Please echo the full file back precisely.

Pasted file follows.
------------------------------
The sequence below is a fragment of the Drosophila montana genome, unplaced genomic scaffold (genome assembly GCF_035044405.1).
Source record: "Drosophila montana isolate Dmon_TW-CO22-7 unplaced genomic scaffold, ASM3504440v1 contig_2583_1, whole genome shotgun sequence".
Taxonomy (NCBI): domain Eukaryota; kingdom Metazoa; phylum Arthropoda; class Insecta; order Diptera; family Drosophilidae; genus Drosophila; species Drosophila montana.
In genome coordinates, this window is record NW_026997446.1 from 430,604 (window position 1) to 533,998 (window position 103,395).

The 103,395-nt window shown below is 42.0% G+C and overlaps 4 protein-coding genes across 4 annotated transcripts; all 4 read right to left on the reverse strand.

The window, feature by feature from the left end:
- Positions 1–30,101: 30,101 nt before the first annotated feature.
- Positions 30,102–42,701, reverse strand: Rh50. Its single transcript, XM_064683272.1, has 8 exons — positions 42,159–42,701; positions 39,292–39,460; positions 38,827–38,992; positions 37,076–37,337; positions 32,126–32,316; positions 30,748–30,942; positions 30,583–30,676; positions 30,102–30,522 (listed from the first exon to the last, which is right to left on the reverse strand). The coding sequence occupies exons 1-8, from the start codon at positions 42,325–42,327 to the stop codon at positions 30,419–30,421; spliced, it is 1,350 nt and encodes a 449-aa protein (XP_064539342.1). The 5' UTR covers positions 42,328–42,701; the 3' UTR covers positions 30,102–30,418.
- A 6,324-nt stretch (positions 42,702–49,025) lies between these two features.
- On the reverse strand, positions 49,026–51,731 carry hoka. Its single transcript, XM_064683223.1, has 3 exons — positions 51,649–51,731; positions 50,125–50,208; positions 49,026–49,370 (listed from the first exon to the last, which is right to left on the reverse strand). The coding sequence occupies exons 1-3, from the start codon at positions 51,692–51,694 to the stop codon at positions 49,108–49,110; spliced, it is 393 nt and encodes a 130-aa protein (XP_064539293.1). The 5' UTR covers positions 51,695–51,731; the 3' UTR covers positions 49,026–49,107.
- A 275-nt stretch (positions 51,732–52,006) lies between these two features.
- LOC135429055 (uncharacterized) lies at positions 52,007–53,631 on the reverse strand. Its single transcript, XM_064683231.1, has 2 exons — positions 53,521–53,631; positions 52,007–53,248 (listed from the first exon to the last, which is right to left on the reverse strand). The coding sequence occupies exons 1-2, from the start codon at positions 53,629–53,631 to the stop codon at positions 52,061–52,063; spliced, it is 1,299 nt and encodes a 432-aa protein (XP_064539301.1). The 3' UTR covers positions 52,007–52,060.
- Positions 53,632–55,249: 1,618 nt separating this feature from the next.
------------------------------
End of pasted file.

The sequence below is a fragment of the Drosophila montana genome, unplaced genomic scaffold (genome assembly GCF_035044405.1).
Source record: "Drosophila montana isolate Dmon_TW-CO22-7 unplaced genomic scaffold, ASM3504440v1 contig_2583_1, whole genome shotgun sequence".
Taxonomy (NCBI): domain Eukaryota; kingdom Metazoa; phylum Arthropoda; class Insecta; order Diptera; family Drosophilidae; genus Drosophila; species Drosophila montana.
In genome coordinates, this window is record NW_026997446.1 from 430,604 (window position 1) to 533,998 (window position 103,395).

The 103,395-nt window shown below is 42.0% G+C and overlaps 4 protein-coding genes across 4 annotated transcripts; all 4 read right to left on the reverse strand.

The window, feature by feature from the left end:
- Positions 1–30,101: 30,101 nt before the first annotated feature.
- Positions 30,102–42,701, reverse strand: Rh50. Its single transcript, XM_064683272.1, has 8 exons — positions 42,159–42,701; positions 39,292–39,460; positions 38,827–38,992; positions 37,076–37,337; positions 32,126–32,316; positions 30,748–30,942; positions 30,583–30,676; positions 30,102–30,522 (listed from the first exon to the last, which is right to left on the reverse strand). The coding sequence occupies exons 1-8, from the start codon at positions 42,325–42,327 to the stop codon at positions 30,419–30,421; spliced, it is 1,350 nt and encodes a 449-aa protein (XP_064539342.1). The 5' UTR covers positions 42,328–42,701; the 3' UTR covers positions 30,102–30,418.
- A 6,324-nt stretch (positions 42,702–49,025) lies between these two features.
- On the reverse strand, positions 49,026–51,731 carry hoka. Its single transcript, XM_064683223.1, has 3 exons — positions 51,649–51,731; positions 50,125–50,208; positions 49,026–49,370 (listed from the first exon to the last, which is right to left on the reverse strand). The coding sequence occupies exons 1-3, from the start codon at positions 51,692–51,694 to the stop codon at positions 49,108–49,110; spliced, it is 393 nt and encodes a 130-aa protein (XP_064539293.1). The 5' UTR covers positions 51,695–51,731; the 3' UTR covers positions 49,026–49,107.
- A 275-nt stretch (positions 51,732–52,006) lies between these two features.
- LOC135429055 (uncharacterized) lies at positions 52,007–53,631 on the reverse strand. Its single transcript, XM_064683231.1, has 2 exons — positions 53,521–53,631; positions 52,007–53,248 (listed from the first exon to the last, which is right to left on the reverse strand). The coding sequence occupies exons 1-2, from the start codon at positions 53,629–53,631 to the stop codon at positions 52,061–52,063; spliced, it is 1,299 nt and encodes a 432-aa protein (XP_064539301.1). The 3' UTR covers positions 52,007–52,060.
- Positions 53,632–55,249: 1,618 nt separating this feature from the next.